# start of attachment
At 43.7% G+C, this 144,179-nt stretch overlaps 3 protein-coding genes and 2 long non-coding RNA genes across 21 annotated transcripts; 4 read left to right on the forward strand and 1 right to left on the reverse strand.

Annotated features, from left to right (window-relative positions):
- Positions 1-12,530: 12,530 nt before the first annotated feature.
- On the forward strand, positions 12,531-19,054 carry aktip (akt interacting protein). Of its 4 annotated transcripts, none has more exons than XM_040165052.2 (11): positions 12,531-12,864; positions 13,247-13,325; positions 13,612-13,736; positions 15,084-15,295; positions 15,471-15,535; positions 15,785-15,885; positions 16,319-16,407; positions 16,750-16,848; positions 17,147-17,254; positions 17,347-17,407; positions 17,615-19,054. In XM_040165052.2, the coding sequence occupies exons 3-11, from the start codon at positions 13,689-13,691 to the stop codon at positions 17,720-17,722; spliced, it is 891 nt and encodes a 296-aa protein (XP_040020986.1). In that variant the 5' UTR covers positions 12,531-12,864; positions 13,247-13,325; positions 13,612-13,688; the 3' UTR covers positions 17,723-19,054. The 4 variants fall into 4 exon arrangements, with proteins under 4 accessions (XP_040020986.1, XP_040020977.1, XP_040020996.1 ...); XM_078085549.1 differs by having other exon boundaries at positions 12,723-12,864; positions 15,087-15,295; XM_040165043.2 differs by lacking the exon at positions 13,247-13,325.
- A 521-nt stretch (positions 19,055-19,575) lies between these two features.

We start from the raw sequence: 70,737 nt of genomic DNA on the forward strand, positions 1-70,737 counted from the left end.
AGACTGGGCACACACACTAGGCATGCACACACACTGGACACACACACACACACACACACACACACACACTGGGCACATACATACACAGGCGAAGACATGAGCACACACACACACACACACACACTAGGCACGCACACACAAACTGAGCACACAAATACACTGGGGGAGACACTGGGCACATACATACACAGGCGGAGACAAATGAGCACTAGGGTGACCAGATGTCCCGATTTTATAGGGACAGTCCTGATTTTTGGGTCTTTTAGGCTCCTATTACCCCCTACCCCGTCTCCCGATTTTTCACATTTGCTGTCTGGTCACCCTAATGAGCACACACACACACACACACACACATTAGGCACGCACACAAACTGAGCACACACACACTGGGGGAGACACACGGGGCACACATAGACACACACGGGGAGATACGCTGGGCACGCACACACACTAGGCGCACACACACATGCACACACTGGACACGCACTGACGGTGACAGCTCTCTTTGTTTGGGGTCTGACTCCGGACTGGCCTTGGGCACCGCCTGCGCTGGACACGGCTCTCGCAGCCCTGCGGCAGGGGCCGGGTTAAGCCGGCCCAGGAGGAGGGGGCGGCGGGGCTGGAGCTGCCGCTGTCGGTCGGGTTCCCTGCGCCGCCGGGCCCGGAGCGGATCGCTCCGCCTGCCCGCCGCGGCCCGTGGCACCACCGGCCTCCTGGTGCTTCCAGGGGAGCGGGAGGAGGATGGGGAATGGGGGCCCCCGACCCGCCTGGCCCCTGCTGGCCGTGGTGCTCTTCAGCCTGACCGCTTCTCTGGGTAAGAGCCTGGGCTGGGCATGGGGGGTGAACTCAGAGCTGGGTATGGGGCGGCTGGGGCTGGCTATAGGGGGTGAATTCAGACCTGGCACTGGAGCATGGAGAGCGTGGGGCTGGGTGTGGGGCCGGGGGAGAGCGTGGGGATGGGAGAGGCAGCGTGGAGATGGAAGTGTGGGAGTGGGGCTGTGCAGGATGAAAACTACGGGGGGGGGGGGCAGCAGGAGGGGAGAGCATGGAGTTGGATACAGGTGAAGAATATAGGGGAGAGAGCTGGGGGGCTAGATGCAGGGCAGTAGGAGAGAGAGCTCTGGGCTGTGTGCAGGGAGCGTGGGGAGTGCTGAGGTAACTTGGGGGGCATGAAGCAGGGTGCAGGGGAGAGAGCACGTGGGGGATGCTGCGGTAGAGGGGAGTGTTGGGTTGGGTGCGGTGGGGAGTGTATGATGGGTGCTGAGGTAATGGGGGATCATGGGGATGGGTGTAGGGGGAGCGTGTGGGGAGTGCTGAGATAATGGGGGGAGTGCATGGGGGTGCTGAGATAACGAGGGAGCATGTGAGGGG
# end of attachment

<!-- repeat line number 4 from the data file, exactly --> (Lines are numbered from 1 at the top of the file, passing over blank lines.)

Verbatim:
- On the forward strand, positions 12,531-19,054 carry aktip (akt interacting protein). Of its 4 annotated transcripts, none has more exons than XM_040165052.2 (11): positions 12,531-12,864; positions 13,247-13,325; positions 13,612-13,736; positions 15,084-15,295; positions 15,471-15,535; positions 15,785-15,885; positions 16,319-16,407; positions 16,750-16,848; positions 17,147-17,254; positions 17,347-17,407; positions 17,615-19,054. In XM_040165052.2, the coding sequence occupies exons 3-11, from the start codon at positions 13,689-13,691 to the stop codon at positions 17,720-17,722; spliced, it is 891 nt and encodes a 296-aa protein (XP_040020986.1). In that variant the 5' UTR covers positions 12,531-12,864; positions 13,247-13,325; positions 13,612-13,688; the 3' UTR covers positions 17,723-19,054. The 4 variants fall into 4 exon arrangements, with proteins under 4 accessions (XP_040020986.1, XP_040020977.1, XP_040020996.1 ...); XM_078085549.1 differs by having other exon boundaries at positions 12,723-12,864; positions 15,087-15,295; XM_040165043.2 differs by lacking the exon at positions 13,247-13,325.